During the communist dictatorship imposed by Stalin in Poland, the only party was the Polish Unified Workers Party (PZPR). Disappeared in 1990, its former leaders created a new brand just one day after the dissolution of the PZPR: the Social Democracy of the Republic of Poland (SRP), now a member of the Party of European Socialists. The first president of the SRP was Aleksander Kwaśniewski, who had been minister of the communist dictatorship. The new social democratic disguise was very effective: Kwaśniewski ended up becoming president of Poland only six years after the fall of communism, through a coalition called the Alliance of the Democratic Left (SLD). Although it has no representation in the Polish Parliament, this brand was in coalition with parties of different sign in the European elections last Sunday, achieving a seat in Brussels for another former leader of the communist dictatorship: Leszek Miller.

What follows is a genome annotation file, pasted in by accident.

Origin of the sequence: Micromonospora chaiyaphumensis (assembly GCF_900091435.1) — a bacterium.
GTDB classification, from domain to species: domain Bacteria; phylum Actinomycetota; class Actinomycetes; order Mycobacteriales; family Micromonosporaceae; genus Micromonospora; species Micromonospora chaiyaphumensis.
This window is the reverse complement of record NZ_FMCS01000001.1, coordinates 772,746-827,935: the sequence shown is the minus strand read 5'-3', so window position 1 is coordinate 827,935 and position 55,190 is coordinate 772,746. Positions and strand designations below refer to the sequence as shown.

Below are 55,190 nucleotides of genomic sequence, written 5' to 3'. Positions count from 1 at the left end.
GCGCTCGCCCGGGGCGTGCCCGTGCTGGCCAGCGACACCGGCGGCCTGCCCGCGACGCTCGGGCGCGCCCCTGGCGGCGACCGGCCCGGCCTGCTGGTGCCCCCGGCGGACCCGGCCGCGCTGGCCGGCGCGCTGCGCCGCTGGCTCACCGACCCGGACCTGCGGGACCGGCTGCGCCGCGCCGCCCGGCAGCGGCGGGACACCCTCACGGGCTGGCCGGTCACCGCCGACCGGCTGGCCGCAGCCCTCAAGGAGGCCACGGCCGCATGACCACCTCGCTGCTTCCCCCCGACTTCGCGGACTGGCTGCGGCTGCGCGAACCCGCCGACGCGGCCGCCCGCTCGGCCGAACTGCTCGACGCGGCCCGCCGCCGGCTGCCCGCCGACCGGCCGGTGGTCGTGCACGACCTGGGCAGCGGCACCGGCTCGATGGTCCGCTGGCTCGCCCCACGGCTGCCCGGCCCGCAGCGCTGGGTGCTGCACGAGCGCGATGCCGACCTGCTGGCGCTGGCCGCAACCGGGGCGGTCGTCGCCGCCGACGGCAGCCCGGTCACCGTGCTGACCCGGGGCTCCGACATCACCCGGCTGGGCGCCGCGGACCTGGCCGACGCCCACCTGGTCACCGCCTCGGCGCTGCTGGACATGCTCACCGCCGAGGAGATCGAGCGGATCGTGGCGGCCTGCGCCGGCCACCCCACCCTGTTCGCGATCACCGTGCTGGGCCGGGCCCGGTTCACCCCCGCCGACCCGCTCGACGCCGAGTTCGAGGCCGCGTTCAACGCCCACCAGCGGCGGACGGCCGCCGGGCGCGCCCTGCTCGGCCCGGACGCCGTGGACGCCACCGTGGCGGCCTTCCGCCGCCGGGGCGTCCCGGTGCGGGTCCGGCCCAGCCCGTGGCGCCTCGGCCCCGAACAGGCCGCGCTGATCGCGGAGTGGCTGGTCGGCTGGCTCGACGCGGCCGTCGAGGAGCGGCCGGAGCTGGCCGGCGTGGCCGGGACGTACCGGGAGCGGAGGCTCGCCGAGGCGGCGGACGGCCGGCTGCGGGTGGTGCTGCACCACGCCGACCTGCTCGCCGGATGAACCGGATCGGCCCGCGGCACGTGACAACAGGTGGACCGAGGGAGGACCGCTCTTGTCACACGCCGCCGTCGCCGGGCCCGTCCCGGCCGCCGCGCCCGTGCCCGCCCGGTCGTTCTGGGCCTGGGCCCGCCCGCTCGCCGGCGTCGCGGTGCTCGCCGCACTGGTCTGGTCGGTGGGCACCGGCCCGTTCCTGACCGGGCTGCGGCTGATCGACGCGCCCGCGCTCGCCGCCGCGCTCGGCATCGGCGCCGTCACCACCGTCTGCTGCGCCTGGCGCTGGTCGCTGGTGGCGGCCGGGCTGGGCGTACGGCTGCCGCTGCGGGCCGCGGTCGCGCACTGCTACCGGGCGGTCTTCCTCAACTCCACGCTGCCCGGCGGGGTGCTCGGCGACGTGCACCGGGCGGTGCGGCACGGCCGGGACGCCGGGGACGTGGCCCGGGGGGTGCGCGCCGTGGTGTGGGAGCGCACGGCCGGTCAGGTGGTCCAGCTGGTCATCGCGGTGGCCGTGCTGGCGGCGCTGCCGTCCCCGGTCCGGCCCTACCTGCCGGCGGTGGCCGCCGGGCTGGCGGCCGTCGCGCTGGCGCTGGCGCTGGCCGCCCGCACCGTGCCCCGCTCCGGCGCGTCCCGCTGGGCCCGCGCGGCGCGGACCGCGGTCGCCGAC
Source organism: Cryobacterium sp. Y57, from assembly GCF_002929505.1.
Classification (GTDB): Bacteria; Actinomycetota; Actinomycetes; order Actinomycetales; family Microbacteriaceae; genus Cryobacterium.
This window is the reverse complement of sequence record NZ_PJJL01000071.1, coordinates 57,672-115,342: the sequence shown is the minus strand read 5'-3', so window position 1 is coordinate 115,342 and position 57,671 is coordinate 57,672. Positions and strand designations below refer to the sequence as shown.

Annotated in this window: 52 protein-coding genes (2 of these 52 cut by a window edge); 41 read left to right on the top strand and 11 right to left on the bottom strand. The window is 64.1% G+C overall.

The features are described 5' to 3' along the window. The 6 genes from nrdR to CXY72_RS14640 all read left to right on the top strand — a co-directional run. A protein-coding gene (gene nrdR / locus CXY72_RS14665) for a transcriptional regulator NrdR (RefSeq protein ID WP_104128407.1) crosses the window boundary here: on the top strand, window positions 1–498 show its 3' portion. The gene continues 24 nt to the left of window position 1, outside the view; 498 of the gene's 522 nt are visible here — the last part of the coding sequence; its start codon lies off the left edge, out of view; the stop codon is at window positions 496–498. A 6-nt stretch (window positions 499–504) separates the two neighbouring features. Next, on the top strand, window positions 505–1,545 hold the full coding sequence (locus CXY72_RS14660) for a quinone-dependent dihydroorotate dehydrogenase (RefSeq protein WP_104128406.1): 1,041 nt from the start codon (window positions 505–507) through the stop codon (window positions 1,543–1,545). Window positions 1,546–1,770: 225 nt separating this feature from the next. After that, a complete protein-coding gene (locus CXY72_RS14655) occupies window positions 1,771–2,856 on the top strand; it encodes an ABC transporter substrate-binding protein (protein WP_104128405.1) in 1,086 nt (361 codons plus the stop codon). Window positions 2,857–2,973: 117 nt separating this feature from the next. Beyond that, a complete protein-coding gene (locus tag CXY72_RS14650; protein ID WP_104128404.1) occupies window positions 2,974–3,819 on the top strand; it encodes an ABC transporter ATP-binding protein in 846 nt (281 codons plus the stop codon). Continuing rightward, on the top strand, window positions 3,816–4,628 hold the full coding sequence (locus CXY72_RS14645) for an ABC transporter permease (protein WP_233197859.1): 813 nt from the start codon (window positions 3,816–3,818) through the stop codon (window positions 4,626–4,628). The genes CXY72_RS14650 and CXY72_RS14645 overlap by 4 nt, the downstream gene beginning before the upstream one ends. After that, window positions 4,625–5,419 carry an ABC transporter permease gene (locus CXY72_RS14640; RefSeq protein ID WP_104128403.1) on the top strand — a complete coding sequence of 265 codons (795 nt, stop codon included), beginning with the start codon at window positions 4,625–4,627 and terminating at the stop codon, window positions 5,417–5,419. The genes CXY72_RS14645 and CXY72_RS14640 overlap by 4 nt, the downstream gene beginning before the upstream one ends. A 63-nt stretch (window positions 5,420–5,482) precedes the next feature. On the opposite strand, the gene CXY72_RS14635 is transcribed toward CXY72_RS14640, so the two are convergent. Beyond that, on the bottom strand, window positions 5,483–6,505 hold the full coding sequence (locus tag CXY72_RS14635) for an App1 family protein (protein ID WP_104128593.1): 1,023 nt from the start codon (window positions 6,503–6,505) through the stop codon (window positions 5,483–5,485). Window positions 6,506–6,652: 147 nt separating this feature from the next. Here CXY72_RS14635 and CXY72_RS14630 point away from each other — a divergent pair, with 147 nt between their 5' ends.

Slovakia: the single party became a “democratic left”
During the communist dictatorship, the Communist Party of Slovakia (KSS) exercised as a single party in the Slovak territory. It was the Slovak section of the Communist Party of Czechoslovakia (KSČ). After the Velvet Revolution that led to the fall of communism in Czechoslovakia, the KSS disbanded on November 22, 1990 and that same day formed the Democratic Left Party (SDL), associated with the Party of European Socialists. In 2004 the SDL was integrated into the Directorate-Social-Democracy party.
Slovenia: the single party disguised itself as “Democratic Renewal”
As in Croatia, the local section of the single party of the communist dictatorship, the League of Communists of Slovenia, was dissolved on February 4, 1990, forming on that same day the Party of Democratic Renewal. Despite that name, the party did not make a statement distancing itself from its communist past until 2006. It currently calls itself Social Democrats, and is part of the Party of European Socialists. It is a minority party.